What These Celebs Sound Like On Helium

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Who among us hasn't inhaled helium? It's a classic party activity (though perhaps not as popular as it once was due to helium shortages), beloved for the gas's unique ability to change the sound of your voice. But what exactly is happening? As bioscientist Jayatri Das told Whyy, "When you talk, your vocal cords vibrate at a particular frequency or rate, and the movement of your vocal cords then pushes the air around it in your voice box. That motion of air causes a sound wave that then gets picked up by the ears of your listener." The outlet goes on to note that it's not the pitch of your voice that changes but the timbre or the voice's quality.

The science might be a little difficult to understand, but what we can say with certainty is that listening to anyone's voice on helium is wildly entertaining. And because we're obsessed with what celebrities are doing, it's even more fun to hear their voices on helium. Here are some of our favorite famous voices changing from the funny gas.

Morgan Freeman didn't seem to love it

Few people on planet Earth have as recognizable a voice as Morgan Freeman. The Oscar winner is as prolific a narrator as he is an actor, and while some may think he was born with such a soothing voice, Freeman begs to differ. As he told Conan O'Brien, "It's not a natural gift at all. I don't think that any voice is a natural gift. Someone helps you get it." Freeman continued by noting that his college voice teacher helped him develop his lower register, giving hope to those of us — like O'Brien — who don't like the sound of our own voices.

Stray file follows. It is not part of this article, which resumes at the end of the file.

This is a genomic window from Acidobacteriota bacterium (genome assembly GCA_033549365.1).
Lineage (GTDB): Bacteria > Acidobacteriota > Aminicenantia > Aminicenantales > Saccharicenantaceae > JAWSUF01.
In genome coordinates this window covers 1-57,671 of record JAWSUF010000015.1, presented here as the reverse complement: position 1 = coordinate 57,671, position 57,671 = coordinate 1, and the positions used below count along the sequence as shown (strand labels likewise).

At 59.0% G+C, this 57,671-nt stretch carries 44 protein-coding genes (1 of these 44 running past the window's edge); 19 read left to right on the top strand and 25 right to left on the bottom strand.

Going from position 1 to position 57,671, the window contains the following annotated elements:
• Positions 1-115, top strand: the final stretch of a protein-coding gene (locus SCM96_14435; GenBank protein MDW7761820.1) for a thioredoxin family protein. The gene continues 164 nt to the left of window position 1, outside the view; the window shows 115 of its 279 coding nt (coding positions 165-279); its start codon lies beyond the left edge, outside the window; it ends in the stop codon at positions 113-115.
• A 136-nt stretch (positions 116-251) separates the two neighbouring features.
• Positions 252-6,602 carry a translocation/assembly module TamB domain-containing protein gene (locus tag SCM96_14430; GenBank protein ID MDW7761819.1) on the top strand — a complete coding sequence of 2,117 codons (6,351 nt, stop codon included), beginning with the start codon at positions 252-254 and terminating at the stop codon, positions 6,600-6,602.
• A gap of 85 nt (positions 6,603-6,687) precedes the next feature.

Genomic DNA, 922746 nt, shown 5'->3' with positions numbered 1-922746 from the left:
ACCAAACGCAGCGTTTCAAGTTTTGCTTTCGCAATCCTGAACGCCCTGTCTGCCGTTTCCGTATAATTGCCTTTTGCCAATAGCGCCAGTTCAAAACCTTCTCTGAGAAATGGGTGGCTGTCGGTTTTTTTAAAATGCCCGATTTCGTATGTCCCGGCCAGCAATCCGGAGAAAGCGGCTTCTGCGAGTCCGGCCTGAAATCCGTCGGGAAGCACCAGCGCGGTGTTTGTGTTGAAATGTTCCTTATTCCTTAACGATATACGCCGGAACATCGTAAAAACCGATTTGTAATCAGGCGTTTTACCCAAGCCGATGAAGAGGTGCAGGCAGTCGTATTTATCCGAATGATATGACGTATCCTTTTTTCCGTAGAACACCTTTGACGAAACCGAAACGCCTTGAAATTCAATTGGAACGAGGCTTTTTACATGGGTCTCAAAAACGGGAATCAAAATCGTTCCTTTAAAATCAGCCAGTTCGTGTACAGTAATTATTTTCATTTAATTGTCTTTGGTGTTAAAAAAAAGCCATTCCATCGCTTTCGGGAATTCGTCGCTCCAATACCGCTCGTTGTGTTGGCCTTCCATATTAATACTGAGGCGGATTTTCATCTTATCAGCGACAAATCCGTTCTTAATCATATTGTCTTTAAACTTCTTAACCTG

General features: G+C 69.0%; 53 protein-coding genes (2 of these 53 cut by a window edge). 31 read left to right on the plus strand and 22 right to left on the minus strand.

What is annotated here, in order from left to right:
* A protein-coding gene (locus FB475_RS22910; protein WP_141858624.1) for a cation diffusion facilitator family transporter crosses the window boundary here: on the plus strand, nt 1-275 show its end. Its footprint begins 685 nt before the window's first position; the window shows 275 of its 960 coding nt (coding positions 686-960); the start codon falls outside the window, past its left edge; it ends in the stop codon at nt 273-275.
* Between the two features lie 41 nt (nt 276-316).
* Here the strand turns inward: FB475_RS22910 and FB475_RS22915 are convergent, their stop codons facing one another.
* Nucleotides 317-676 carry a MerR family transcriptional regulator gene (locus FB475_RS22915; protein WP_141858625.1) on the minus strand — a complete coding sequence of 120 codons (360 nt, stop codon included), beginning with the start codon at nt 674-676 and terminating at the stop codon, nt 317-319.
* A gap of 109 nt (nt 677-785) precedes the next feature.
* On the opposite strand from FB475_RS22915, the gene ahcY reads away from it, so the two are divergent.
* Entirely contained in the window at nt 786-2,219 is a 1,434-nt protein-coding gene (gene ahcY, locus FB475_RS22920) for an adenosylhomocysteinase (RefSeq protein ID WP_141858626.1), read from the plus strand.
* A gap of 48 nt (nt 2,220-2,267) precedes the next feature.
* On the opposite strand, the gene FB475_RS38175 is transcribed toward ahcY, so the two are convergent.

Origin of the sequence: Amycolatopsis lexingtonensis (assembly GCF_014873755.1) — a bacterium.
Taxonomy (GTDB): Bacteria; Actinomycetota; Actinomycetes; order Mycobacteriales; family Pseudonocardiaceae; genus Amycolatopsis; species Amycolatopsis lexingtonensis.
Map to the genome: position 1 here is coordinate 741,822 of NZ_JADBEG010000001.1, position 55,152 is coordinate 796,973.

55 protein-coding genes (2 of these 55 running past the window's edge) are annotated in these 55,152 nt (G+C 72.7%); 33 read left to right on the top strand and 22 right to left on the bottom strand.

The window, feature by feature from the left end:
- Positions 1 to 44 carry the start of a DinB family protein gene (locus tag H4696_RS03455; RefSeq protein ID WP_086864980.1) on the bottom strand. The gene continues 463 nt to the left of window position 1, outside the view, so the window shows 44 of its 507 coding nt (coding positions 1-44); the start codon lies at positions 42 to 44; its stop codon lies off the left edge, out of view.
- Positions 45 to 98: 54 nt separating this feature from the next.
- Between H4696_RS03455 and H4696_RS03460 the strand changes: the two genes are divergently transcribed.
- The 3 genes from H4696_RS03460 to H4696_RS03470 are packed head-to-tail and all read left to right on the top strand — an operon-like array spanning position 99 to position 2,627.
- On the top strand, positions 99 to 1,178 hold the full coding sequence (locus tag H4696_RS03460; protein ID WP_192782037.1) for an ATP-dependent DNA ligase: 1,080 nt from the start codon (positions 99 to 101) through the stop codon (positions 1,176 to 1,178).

Given Freeman's deep and unmistakable tone, it's natural that "The Tonight Show" host Jimmy Fallon (or someone on his team) would suggest having him suck helium out of a balloon while taking a turn as a guest on the late-night program. "I do love your voice, and everyone loves your voice, but I was wondering what your voice would sound like if you were on helium," Fallon said to Freeman. Freeman indulged, though he did tell Fallon, "I shouldn't be doing this ... it's very undignified." Undignified or not, it's sure hilarious hearing Freeman's voice on helium.

Olivia Munn didn't sound much different

Asking celebrities to inhale helium on talk shows is an apparently popular bit. While on "Rove LA," Olivia Munn, joined by Seth Green and Michael Weatherly, gave fans a taste of her voice on the gas. "This is the best show ever," Munn said after listening to Green and Weatherly perform monologues and recite famous cinematic quotes. "Why is it so funny?" host Rove McManus asked, giving life to everyone's internal thoughts. Infantile as it may be, McManus is correct. Listening to anyone speak on helium is hilarious.